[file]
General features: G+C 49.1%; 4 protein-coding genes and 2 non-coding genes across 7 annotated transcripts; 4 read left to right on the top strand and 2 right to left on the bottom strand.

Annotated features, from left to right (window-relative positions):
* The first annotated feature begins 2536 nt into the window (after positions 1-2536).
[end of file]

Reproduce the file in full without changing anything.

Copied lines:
General features: G+C 49.1%; 4 protein-coding genes and 2 non-coding genes across 7 annotated transcripts; 4 read left to right on the top strand and 2 right to left on the bottom strand.

Annotated features, from left to right (window-relative positions):
* The first annotated feature begins 2536 nt into the window (after positions 1-2536).